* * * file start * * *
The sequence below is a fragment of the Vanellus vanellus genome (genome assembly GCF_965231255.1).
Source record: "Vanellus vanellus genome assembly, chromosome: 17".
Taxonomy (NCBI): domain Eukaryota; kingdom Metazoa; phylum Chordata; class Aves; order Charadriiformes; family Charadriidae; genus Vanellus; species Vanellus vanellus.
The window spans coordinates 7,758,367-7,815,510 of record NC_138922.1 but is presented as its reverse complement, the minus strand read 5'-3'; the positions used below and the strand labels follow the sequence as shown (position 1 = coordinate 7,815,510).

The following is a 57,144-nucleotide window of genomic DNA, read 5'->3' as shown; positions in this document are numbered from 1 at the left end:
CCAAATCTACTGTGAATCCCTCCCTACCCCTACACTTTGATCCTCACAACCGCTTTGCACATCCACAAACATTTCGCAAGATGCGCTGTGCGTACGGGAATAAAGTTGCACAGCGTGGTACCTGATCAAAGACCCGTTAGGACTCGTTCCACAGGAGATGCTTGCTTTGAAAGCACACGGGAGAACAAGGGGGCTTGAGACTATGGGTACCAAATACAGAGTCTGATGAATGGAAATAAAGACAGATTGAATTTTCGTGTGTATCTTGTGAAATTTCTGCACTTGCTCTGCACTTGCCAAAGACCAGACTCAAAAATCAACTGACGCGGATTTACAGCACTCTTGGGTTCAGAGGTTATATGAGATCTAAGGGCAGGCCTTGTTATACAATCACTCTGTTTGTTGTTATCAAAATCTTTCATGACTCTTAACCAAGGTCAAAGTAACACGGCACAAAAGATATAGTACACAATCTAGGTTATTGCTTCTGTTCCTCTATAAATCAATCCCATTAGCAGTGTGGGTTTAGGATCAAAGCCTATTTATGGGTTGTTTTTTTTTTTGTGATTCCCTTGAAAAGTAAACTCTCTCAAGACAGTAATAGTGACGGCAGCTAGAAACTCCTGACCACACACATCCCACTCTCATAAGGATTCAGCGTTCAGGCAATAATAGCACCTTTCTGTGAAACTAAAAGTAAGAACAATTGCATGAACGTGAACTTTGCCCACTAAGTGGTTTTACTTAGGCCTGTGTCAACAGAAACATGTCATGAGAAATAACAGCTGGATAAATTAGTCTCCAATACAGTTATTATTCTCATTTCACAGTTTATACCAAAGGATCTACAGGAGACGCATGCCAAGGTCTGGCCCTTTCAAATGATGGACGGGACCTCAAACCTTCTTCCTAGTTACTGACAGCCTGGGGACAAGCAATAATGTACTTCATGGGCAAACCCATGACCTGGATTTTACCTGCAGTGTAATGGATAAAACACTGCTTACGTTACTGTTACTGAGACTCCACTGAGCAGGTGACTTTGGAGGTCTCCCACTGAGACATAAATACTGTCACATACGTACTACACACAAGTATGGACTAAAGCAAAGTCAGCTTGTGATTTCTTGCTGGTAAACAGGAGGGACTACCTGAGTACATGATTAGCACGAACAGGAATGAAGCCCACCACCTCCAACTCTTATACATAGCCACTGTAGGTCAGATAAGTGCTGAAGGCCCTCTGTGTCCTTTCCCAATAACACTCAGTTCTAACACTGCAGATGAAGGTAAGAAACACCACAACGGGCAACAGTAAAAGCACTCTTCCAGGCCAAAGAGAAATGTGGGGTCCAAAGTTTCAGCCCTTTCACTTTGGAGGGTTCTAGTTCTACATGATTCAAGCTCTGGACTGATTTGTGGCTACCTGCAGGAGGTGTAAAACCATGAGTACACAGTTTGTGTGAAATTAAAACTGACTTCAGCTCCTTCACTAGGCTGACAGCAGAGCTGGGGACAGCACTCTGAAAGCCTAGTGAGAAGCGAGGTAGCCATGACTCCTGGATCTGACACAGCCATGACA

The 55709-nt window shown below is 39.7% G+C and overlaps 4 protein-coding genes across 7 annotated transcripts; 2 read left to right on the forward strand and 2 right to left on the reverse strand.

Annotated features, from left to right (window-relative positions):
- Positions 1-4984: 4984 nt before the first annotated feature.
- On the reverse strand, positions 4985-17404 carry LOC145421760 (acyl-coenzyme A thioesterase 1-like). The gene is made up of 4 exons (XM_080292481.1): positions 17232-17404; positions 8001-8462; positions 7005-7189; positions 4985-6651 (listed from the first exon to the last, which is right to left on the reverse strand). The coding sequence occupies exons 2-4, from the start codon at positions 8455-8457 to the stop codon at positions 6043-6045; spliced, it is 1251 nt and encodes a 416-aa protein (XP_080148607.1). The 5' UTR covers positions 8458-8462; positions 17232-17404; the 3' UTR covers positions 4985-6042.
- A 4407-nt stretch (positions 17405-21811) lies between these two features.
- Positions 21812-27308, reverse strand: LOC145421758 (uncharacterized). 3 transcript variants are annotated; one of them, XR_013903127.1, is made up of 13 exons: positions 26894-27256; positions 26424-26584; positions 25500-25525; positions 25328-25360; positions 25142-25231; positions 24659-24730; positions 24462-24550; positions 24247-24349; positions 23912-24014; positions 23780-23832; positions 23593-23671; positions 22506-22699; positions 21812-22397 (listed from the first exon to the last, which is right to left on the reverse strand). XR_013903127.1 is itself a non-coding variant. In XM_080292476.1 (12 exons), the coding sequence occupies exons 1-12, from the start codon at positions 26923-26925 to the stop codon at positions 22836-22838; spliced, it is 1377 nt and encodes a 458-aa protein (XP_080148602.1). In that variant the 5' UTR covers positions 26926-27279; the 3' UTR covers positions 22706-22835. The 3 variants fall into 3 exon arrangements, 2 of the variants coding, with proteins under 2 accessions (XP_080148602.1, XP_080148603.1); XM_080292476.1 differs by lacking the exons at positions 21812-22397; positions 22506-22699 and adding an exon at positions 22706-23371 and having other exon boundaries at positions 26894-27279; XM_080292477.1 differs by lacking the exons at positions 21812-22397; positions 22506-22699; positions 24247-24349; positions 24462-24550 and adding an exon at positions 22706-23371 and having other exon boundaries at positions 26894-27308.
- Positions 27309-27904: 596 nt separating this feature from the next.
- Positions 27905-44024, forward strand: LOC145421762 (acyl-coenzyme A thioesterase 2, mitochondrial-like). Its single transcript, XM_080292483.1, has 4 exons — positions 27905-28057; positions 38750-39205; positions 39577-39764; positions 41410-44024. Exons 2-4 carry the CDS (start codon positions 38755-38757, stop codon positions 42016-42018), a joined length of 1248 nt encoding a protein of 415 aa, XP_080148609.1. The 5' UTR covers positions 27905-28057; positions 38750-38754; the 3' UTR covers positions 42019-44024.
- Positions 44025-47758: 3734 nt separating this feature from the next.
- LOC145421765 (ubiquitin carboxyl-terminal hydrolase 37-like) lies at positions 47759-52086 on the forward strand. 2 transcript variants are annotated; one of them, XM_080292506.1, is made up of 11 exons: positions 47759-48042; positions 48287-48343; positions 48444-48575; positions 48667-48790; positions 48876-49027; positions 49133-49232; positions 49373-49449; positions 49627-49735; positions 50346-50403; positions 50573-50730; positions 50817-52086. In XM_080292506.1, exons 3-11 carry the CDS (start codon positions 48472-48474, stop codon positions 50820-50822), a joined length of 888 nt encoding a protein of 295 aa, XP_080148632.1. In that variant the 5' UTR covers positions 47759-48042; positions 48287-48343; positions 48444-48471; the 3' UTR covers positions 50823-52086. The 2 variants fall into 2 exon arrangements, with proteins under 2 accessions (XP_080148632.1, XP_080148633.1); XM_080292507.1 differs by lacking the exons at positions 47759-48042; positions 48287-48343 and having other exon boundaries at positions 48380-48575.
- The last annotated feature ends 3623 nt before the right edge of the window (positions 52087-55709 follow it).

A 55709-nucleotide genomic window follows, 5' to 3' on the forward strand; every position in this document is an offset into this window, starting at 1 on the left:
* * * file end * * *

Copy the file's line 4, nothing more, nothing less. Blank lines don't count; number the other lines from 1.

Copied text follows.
The window spans coordinates 7,758,367-7,815,510 of record NC_138922.1 but is presented as its reverse complement, the minus strand read 5'-3'; the positions used below and the strand labels follow the sequence as shown (position 1 = coordinate 7,815,510).